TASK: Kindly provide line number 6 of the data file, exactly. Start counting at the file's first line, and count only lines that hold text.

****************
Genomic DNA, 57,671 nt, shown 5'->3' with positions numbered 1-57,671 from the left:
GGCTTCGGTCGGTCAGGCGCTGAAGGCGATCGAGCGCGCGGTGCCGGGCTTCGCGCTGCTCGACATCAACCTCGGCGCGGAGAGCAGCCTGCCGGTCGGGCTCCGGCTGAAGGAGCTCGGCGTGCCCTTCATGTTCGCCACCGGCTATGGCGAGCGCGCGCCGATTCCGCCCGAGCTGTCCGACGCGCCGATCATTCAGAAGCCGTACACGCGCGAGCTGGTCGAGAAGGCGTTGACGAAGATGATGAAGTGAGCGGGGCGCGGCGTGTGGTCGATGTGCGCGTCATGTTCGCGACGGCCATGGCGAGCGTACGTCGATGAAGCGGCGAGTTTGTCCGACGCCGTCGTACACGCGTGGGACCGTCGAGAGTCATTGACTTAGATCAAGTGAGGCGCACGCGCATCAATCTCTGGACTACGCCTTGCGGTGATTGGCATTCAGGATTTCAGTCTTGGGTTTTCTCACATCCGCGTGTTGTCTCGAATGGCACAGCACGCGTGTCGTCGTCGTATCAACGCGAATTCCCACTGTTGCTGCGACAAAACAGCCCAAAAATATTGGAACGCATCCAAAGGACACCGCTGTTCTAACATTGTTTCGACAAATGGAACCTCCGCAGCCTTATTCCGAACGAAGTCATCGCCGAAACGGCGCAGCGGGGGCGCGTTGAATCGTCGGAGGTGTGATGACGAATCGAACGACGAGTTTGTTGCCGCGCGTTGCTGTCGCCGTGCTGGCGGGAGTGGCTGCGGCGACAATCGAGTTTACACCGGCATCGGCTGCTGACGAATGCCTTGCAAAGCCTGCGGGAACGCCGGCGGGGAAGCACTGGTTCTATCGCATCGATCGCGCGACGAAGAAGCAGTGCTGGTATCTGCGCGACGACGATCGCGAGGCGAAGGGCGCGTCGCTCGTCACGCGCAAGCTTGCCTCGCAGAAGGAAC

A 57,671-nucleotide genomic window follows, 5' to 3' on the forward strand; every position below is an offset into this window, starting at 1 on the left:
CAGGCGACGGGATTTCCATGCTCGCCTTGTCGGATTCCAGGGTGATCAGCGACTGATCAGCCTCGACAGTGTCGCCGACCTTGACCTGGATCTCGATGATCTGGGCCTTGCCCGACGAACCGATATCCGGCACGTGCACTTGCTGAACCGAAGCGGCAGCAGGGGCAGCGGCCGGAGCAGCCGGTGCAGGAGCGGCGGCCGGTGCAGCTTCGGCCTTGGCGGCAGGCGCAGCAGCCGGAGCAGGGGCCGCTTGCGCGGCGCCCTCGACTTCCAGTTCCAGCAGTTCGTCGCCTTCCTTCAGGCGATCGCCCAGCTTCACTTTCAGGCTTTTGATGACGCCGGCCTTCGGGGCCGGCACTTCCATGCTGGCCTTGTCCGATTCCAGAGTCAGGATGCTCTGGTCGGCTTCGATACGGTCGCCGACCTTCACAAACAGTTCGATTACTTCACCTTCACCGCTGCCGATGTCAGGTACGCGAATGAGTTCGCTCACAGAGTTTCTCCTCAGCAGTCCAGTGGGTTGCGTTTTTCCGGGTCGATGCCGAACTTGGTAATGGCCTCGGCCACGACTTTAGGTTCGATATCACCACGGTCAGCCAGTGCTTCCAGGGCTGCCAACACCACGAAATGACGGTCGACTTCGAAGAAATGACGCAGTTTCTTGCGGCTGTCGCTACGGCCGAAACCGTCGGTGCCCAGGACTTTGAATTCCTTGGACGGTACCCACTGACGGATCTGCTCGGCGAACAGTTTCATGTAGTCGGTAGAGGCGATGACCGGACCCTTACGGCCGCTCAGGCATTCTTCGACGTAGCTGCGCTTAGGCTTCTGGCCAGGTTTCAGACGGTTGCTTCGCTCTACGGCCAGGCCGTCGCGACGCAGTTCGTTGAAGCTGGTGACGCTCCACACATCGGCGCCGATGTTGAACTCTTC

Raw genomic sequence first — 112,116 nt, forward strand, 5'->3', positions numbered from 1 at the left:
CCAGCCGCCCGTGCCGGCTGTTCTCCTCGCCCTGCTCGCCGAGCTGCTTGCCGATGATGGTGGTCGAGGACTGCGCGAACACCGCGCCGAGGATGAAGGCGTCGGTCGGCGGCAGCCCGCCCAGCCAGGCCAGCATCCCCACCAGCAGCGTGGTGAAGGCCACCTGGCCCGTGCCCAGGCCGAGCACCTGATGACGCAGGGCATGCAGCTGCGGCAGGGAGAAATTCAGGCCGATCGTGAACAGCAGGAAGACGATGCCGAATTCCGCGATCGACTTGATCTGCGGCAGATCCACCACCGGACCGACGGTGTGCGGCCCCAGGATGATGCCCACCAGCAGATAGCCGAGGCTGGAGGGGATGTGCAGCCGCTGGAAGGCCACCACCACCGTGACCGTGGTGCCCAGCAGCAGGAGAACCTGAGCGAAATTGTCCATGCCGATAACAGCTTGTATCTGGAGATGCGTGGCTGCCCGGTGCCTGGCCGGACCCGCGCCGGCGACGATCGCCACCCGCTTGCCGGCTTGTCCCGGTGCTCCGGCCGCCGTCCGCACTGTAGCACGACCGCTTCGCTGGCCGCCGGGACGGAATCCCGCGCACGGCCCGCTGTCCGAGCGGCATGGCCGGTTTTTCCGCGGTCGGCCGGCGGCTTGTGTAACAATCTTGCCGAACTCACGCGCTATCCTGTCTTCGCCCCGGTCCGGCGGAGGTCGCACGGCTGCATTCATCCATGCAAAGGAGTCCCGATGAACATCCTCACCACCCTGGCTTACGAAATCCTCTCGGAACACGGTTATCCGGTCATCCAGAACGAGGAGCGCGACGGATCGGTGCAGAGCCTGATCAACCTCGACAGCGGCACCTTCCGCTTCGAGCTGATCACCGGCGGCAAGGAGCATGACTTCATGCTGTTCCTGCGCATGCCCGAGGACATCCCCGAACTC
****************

CCAGCCGCCCGTGCCGGCTGTTCTCCTCGCCCTGCTCGCCGAGCTGCTTGCCGATGATGGTGGTCGAGGACTGCGCGAACACCGCGCCGAGGATGAAGGCGTCGGTCGGCGGCAGCCCGCCCAGCCAGGCCAGCATCCCCACCAGCAGCGTGGTGAAGGCCACCTGGCCCGTGCCCAGGCCGAGCACCTGATGACGCAGGGCATGCAGCTGCGGCAGGGAGAAATTCAGGCCGATCGTGAACAGCAGGAAGACGATGCCGAATTCCGCGATCGACTTGATCTGCGGCAGATCCACCACCGGACCGACGGTGTGCGGCCCCAGGATGATGCCCACCAGCAGATAGCCGAGGCTGGAGGGGATGTGCAGCCGCTGGAAGGCCACCACCACCGTGACCGTGGTGCCCAGCAGCAGGAGAACCTGAGCGAAATTGTCCATGCCGATAACAGCTTGTATCTGGAGATGCGTGGCTGCCCGGTGCCTGGCCGGACCCGCGCCGGCGACGATCGCCACCCGCTTGCCGGCTTGTCCCGGTGCTCCGGCCGCCGTCCGCACTGTAGCACGACCGCTTCGCTGGCCGCCGGGACGGAATCCCGCGCACGGCCCGCTGTCCGAGCGGCATGGCCGGTTTTTCCGCGGTCGGCCGGCGGCTTGTGTAACAATCTTGCCGAACTCACGCGCTATCCTGTCTTCGCCCCGGTCCGGCGGAGGTCGCACGGCTGCATTCATCCATGCAAAGGAGTCCCGATGAACATCCTCACCACCCTGGCTTACGAAATCCTCTCGGAACACGGTTATCCGGTCATCCAGAACGAGGAGCGCGACGGATCGGTGCAGAGCCTGATCAACCTCGACAGCGGCACCTTCCGCTTCGAGCTGATCACCGGCGGCAAGGAGCATGACTTCATGCTGTTCCTGCGCATGCCCGAGGACATCCCCGAACTC